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Hajo Seppelt, the German journalist who was the first to report on the ease of purchasing performance enhancing drugs in Kenya while posing undercover as a sports agent, has now exposed apparent systematic doping in Russia. Seppelt has said that a follow-up documentary may take place after having received additional evidence since the first three-part series aired, earlier this month. In addition to supposed systematic doping in Russia, Seppelt on ZRF/ARD Televsion reported that IAAF officials took bribes and covered-up positive test results from the 2012 London Olympic Games.
Asked how he came across information to do with the Russian doping allegations, he told Athletics Illustrated, “After our reports at the Sochi games about the use of the Xenon gas by a lot of Russian athletes and a new doping substance offered by a Russian scientist, we were approached by people who wanted to tell us about much more in regards of performance enhancement in Russia.”
Seppelt, who originally exposed apparent common doping practices going on in Kenya, as well as the infamous Matthew Kisorio-led allegations of widespread doping, started talking confidentially with many people in Russia, “I talked to athletes, coaches and other persons. The main contact we could establish to a former employee of the Russian Anti Doping Agency (Rusada), Vitaliy Stepanov, and his wife Yuliya, a world-class 800m runner, who is currently banned,” said Seppelt. “They deserve the most respect, because they came to us offering evidence.”
Since the blockbuster news came out about wide-spread doping practices that have gone on in Russia as well as apparent bribery and cover-ups from the IAAF, three top IAAF bureaucrats have stepped down. They include Dr. Gabriel Dollé, the director of the medical and anti-doping department at the IAAF. Dollé was an important figure in the body, as he oversaw all doping-related aspects of IAAF events, athletes and associated matters, the proverbial fox guarding the hen house.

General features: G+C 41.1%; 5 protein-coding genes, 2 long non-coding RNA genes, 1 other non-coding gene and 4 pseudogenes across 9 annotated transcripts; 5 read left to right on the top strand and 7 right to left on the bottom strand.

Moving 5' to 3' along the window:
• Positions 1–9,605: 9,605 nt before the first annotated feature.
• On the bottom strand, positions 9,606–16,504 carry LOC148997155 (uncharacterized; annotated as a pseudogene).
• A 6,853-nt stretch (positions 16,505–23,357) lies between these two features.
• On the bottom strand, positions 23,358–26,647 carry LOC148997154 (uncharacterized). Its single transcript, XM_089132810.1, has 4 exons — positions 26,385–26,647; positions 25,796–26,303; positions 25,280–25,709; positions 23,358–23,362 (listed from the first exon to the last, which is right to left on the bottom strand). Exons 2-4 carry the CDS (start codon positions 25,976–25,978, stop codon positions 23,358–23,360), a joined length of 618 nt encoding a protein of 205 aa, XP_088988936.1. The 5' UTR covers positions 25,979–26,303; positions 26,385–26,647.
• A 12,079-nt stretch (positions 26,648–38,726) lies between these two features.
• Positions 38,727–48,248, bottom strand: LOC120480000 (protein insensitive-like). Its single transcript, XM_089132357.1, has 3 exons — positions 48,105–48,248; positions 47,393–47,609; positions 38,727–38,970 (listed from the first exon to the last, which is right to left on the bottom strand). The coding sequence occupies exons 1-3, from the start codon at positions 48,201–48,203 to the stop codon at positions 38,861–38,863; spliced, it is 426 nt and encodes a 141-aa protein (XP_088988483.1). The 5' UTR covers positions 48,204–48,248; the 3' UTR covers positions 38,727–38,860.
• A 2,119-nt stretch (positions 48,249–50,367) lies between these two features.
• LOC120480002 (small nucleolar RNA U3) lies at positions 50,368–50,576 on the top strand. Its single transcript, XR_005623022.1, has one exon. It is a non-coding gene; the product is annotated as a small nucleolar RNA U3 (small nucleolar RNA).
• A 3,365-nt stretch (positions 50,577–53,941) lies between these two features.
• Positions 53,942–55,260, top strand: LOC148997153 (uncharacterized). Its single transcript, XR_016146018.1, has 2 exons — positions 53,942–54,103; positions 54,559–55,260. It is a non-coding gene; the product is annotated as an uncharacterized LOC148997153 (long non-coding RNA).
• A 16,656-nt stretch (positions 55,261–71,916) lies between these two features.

The son of the president of the IAAF, Papa Massata Diack, has stepped down and is relinquishing his duties, to do with marketing. He has been implicated in apparent bribes, where it is said he was seeking several million dollars in advance of approving Doha, Qatar’s imminent approval to host the 2019 IAAF World Track and Field Championships. Diack denies wrongdoing, of course.
The third person to step down was Treasurer Valentin Balakhnichev, he has voluntarily decided to ceased exercising his duties as treasurer and council member until an independent IAAF Ethics Commission’s investigation has concluded.
Finally, Lord Sebastion Coe, who is campaigning to become the new president of the IAAF, said that Russia could be suspended by the IAAF in light of the suspected systematic doping program that they have apparently been running and covering up.
RUSADA is also under the microscope for apparent extortion of Russian 800m runner Stepanov, she paid Rusada approximately $600,000 to cover up her positive drug test, ironically, her husband’s career has focused on eradicating doping in sport and is an employee with RUSADA; he helped his wife dope and is now helping his wife expose Russia and RUSADA through the media, which has manifested in the three-part documentary that aired on ZRF/ARD television. Apparently more people are coming forward with evidence.
Additionally, the IAAF is being accused of covering up over 150 positive tests from Russians, dozens from Kenya and several from England, Ethiopia and other countries.
This drama is far from over; stay tuned.